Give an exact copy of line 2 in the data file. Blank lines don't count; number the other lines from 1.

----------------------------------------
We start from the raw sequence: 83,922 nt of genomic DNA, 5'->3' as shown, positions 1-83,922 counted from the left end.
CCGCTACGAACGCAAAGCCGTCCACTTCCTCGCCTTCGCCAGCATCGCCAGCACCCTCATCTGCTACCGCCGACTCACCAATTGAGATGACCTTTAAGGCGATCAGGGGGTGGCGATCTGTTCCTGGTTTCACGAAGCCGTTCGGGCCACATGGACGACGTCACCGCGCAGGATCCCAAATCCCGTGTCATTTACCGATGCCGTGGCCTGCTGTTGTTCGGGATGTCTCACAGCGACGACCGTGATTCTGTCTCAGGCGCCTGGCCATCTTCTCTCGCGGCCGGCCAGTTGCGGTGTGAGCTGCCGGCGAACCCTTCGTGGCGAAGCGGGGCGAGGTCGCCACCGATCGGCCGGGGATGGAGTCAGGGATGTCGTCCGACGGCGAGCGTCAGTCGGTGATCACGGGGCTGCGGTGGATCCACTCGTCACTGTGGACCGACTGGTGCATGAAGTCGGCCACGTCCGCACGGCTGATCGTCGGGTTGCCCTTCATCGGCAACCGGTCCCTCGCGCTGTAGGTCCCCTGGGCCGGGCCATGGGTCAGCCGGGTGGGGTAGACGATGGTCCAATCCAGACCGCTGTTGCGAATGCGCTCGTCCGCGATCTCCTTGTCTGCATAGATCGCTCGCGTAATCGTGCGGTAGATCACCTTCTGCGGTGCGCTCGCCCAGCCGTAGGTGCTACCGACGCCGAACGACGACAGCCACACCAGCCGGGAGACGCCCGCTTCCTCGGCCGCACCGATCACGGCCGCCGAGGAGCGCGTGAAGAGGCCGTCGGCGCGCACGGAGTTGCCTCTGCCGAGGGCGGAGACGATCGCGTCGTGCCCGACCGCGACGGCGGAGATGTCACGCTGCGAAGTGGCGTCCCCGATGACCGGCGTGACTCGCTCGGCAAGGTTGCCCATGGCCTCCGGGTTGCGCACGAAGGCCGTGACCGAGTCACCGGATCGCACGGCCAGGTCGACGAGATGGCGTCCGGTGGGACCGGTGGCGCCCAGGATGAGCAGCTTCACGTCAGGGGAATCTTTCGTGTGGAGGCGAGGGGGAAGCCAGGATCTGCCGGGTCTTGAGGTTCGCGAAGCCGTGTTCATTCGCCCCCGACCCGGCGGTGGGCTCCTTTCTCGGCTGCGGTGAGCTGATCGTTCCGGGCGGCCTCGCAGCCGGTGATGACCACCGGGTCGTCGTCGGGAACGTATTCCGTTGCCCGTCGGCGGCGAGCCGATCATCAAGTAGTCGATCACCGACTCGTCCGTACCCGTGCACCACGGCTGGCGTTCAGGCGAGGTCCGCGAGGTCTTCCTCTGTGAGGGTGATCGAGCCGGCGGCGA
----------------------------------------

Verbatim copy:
CCGCTACGAACGCAAAGCCGTCCACTTCCTCGCCTTCGCCAGCATCGCCAGCACCCTCATCTGCTACCGCCGACTCACCAATTGAGATGACCTTTAAGGCGATCAGGGGGTGGCGATCTGTTCCTGGTTTCACGAAGCCGTTCGGGCCACATGGACGACGTCACCGCGCAGGATCCCAAATCCCGTGTCATTTACCGATGCCGTGGCCTGCTGTTGTTCGGGATGTCTCACAGCGACGACCGTGATTCTGTCTCAGGCGCCTGGCCATCTTCTCTCGCGGCCGGCCAGTTGCGGTGTGAGCTGCCGGCGAACCCTTCGTGGCGAAGCGGGGCGAGGTCGCCACCGATCGGCCGGGGATGGAGTCAGGGATGTCGTCCGACGGCGAGCGTCAGTCGGTGATCACGGGGCTGCGGTGGATCCACTCGTCACTGTGGACCGACTGGTGCATGAAGTCGGCCACGTCCGCACGGCTGATCGTCGGGTTGCCCTTCATCGGCAACCGGTCCCTCGCGCTGTAGGTCCCCTGGGCCGGGCCATGGGTCAGCCGGGTGGGGTAGACGATGGTCCAATCCAGACCGCTGTTGCGAATGCGCTCGTCCGCGATCTCCTTGTCTGCATAGATCGCTCGCGTAATCGTGCGGTAGATCACCTTCTGCGGTGCGCTCGCCCAGCCGTAGGTGCTACCGACGCCGAACGACGACAGCCACACCAGCCGGGAGACGCCCGCTTCCTCGGCCGCACCGATCACGGCCGCCGAGGAGCGCGTGAAGAGGCCGTCGGCGCGCACGGAGTTGCCTCTGCCGAGGGCGGAGACGATCGCGTCGTGCCCGACCGCGACGGCGGAGATGTCACGCTGCGAAGTGGCGTCCCCGATGACCGGCGTGACTCGCTCGGCAAGGTTGCCCATGGCCTCCGGGTTGCGCACGAAGGCCGTGACCGAGTCACCGGATCGCACGGCCAGGTCGACGAGATGGCGTCCGGTGGGACCGGTGGCGCCCAGGATGAGCAGCTTCACGTCAGGGGAATCTTTCGTGTGGAGGCGAGGGGGAAGCCAGGATCTGCCGGGTCTTGAGGTTCGCGAAGCCGTGTTCATTCGCCCCCGACCCGGCGGTGGGCTCCTTTCTCGGCTGCGGTGAGCTGATCGTTCCGGGCGGCCTCGCAGCCGGTGATGACCACCGGGTCGTCGTCGGGAACGTATTCCGTTGCCCGTCGGCGGCGAGCCGATCATCAAGTAGTCGATCACCGACTCGTCCGTACCCGTGCACCACGGCTGGCGTTCAGGCGAGGTCCGCGAGGTCTTCCTCTGTGAGGGTGATCGAGCCGGCGGCGA